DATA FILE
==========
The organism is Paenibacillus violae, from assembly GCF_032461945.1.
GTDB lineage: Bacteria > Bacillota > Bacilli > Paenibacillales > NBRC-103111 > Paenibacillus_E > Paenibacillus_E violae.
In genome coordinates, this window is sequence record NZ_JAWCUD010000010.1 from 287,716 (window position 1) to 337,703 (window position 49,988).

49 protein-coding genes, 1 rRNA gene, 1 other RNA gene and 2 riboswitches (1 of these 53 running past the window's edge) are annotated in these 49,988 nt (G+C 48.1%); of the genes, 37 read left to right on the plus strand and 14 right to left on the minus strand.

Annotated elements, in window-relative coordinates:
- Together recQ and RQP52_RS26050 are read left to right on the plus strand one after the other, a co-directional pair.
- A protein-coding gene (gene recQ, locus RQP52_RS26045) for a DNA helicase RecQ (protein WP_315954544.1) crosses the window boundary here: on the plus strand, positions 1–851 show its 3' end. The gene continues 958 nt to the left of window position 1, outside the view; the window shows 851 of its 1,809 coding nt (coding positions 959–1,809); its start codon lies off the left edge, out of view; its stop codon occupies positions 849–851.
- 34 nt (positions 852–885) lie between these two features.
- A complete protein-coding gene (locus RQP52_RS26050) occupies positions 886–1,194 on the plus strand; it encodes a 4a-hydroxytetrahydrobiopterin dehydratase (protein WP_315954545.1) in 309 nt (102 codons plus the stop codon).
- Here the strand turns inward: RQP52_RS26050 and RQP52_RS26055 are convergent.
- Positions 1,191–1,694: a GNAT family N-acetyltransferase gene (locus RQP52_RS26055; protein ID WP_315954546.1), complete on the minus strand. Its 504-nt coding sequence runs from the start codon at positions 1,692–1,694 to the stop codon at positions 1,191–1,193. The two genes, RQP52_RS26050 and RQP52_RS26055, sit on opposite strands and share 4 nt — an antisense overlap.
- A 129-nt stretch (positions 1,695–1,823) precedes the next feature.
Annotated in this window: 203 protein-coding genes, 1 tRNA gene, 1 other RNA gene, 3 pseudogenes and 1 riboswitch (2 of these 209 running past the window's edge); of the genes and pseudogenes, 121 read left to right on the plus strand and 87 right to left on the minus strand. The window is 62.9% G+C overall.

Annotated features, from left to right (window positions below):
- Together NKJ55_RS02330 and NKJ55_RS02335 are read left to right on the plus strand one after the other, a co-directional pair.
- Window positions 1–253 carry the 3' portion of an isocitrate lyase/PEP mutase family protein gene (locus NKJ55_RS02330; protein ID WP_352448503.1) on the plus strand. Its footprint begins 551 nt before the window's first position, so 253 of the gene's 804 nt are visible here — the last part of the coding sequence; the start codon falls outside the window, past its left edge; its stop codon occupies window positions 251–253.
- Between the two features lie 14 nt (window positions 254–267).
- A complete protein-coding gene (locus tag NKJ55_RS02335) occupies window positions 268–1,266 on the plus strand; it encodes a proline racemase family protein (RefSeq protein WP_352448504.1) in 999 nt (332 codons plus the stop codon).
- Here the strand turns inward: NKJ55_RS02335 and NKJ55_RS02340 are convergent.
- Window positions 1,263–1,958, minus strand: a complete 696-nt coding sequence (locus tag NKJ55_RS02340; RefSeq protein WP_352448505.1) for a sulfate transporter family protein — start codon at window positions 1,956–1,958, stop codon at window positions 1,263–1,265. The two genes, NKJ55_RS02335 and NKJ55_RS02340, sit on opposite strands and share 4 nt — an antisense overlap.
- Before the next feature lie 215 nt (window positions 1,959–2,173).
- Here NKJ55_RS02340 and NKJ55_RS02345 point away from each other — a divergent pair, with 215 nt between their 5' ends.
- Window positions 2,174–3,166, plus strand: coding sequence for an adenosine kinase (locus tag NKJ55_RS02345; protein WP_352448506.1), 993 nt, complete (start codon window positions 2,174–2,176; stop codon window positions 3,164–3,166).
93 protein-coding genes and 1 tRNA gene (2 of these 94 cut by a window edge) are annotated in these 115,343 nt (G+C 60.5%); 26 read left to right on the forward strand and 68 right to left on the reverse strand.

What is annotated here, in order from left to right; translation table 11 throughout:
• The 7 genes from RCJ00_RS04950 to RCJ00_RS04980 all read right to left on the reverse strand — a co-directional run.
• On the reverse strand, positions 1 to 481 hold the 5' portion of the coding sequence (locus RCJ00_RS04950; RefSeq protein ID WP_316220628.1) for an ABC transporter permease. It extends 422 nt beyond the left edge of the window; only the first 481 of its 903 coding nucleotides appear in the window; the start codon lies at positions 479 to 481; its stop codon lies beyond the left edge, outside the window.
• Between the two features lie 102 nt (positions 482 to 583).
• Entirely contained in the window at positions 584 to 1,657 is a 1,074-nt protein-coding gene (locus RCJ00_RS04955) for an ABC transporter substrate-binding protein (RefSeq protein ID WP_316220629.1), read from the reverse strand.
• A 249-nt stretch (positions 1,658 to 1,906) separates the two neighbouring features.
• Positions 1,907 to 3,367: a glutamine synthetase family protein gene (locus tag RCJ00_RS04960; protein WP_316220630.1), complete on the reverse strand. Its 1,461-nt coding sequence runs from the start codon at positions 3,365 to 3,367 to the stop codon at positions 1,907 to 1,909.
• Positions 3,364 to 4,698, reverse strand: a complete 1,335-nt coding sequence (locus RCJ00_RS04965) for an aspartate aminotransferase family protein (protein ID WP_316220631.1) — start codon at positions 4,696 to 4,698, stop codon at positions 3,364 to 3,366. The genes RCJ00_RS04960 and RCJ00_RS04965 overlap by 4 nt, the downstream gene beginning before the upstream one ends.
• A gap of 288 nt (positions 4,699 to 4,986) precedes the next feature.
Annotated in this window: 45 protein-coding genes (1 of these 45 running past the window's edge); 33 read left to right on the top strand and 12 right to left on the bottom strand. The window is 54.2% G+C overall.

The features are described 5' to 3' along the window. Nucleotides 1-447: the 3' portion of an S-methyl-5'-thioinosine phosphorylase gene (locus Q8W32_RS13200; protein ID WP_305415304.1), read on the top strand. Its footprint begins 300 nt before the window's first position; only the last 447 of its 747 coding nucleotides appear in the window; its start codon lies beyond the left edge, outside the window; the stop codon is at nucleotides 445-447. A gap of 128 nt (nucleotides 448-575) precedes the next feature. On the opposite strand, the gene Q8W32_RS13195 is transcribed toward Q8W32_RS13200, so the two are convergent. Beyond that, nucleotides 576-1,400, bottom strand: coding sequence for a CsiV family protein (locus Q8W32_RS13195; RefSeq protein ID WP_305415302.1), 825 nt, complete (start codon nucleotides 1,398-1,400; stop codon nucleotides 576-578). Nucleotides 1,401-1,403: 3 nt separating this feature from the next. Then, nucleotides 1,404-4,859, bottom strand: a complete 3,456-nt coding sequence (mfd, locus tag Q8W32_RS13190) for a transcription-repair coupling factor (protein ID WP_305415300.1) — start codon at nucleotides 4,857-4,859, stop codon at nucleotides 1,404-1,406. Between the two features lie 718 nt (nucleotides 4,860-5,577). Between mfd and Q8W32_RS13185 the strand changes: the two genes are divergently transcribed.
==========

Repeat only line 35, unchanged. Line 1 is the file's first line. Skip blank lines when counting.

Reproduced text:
The features are described 5' to 3' along the window. Nucleotides 1-447: the 3' portion of an S-methyl-5'-thioinosine phosphorylase gene (locus Q8W32_RS13200; protein ID WP_305415304.1), read on the top strand. Its footprint begins 300 nt before the window's first position; only the last 447 of its 747 coding nucleotides appear in the window; its start codon lies beyond the left edge, outside the window; the stop codon is at nucleotides 445-447. A gap of 128 nt (nucleotides 448-575) precedes the next feature. On the opposite strand, the gene Q8W32_RS13195 is transcribed toward Q8W32_RS13200, so the two are convergent. Beyond that, nucleotides 576-1,400, bottom strand: coding sequence for a CsiV family protein (locus Q8W32_RS13195; RefSeq protein ID WP_305415302.1), 825 nt, complete (start codon nucleotides 1,398-1,400; stop codon nucleotides 576-578). Nucleotides 1,401-1,403: 3 nt separating this feature from the next. Then, nucleotides 1,404-4,859, bottom strand: a complete 3,456-nt coding sequence (mfd, locus tag Q8W32_RS13190) for a transcription-repair coupling factor (protein ID WP_305415300.1) — start codon at nucleotides 4,857-4,859, stop codon at nucleotides 1,404-1,406. Between the two features lie 718 nt (nucleotides 4,860-5,577). Between mfd and Q8W32_RS13185 the strand changes: the two genes are divergently transcribed.